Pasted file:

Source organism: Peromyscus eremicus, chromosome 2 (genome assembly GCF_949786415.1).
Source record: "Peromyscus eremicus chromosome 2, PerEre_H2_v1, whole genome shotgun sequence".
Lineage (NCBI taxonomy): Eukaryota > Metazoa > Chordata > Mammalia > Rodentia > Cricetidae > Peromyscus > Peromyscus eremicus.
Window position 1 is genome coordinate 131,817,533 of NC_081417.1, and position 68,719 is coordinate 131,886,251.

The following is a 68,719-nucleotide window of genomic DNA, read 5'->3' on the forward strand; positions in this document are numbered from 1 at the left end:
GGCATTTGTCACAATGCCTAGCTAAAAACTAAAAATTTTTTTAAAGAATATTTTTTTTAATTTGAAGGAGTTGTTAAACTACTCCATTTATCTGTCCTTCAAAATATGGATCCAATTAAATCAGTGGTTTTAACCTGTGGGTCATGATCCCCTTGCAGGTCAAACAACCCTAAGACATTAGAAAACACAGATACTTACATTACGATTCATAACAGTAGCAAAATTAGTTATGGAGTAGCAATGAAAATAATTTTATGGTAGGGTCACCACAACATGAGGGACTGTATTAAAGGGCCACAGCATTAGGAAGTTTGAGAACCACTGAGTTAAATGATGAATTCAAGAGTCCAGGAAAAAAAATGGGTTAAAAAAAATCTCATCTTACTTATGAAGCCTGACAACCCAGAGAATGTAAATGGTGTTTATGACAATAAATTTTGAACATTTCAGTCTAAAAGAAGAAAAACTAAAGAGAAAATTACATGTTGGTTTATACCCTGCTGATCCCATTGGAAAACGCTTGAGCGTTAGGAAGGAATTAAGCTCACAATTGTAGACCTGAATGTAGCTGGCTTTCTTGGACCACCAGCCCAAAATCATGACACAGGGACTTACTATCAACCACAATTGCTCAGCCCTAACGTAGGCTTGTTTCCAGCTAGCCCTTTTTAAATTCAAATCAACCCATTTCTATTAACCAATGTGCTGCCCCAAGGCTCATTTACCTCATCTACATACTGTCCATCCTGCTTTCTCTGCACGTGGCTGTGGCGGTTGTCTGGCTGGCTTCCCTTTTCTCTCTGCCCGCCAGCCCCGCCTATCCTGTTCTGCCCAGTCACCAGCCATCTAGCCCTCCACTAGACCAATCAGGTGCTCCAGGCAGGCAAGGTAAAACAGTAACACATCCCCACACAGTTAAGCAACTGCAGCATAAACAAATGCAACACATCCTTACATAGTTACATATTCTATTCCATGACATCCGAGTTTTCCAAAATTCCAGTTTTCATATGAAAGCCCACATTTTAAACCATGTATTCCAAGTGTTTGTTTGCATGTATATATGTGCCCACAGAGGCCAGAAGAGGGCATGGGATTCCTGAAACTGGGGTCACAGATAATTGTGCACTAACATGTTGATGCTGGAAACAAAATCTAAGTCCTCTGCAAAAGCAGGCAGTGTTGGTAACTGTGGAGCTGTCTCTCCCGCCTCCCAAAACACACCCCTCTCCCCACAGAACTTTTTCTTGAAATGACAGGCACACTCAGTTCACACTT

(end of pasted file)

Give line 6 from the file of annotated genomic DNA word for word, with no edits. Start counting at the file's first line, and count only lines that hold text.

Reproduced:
GGCATTTGTCACAATGCCTAGCTAAAAACTAAAAATTTTTTTAAAGAATATTTTTTTTAATTTGAAGGAGTTGTTAAACTACTCCATTTATCTGTCCTTCAAAATATGGATCCAATTAAATCAGTGGTTTTAACCTGTGGGTCATGATCCCCTTGCAGGTCAAACAACCCTAAGACATTAGAAAACACAGATACTTACATTACGATTCATAACAGTAGCAAAATTAGTTATGGAGTAGCAATGAAAATAATTTTATGGTAGGGTCACCACAACATGAGGGACTGTATTAAAGGGCCACAGCATTAGGAAGTTTGAGAACCACTGAGTTAAATGATGAATTCAAGAGTCCAGGAAAAAAAATGGGTTAAAAAAAATCTCATCTTACTTATGAAGCCTGACAACCCAGAGAATGTAAATGGTGTTTATGACAATAAATTTTGAACATTTCAGTCTAAAAGAAGAAAAACTAAAGAGAAAATTACATGTTGGTTTATACCCTGCTGATCCCATTGGAAAACGCTTGAGCGTTAGGAAGGAATTAAGCTCACAATTGTAGACCTGAATGTAGCTGGCTTTCTTGGACCACCAGCCCAAAATCATGACACAGGGACTTACTATCAACCACAATTGCTCAGCCCTAACGTAGGCTTGTTTCCAGCTAGCCCTTTTTAAATTCAAATCAACCCATTTCTATTAACCAATGTGCTGCCCCAAGGCTCATTTACCTCATCTACATACTGTCCATCCTGCTTTCTCTGCACGTGGCTGTGGCGGTTGTCTGGCTGGCTTCCCTTTTCTCTCTGCCCGCCAGCCCCGCCTATCCTGTTCTGCCCAGTCACCAGCCATCTAGCCCTCCACTAGACCAATCAGGTGCTCCAGGCAGGCAAGGTAAAACAGTAACACATCCCCACACAGTTAAGCAACTGCAGCATAAACAAATGCAACACATCCTTACATAGTTACATATTCTATTCCATGACATCCGAGTTTTCCAAAATTCCAGTTTTCATATGAAAGCCCACATTTTAAACCATGTATTCCAAGTGTTTGTTTGCATGTATATATGTGCCCACAGAGGCCAGAAGAGGGCATGGGATTCCTGAAACTGGGGTCACAGATAATTGTGCACTAACATGTTGATGCTGGAAACAAAATCTAAGTCCTCTGCAAAAGCAGGCAGTGTTGGTAACTGTGGAGCTGTCTCTCCCGCCTCCCAAAACACACCCCTCTCCCCACAGAACTTTTTCTTGAAATGACAGGCACACTCAGTTCACACTT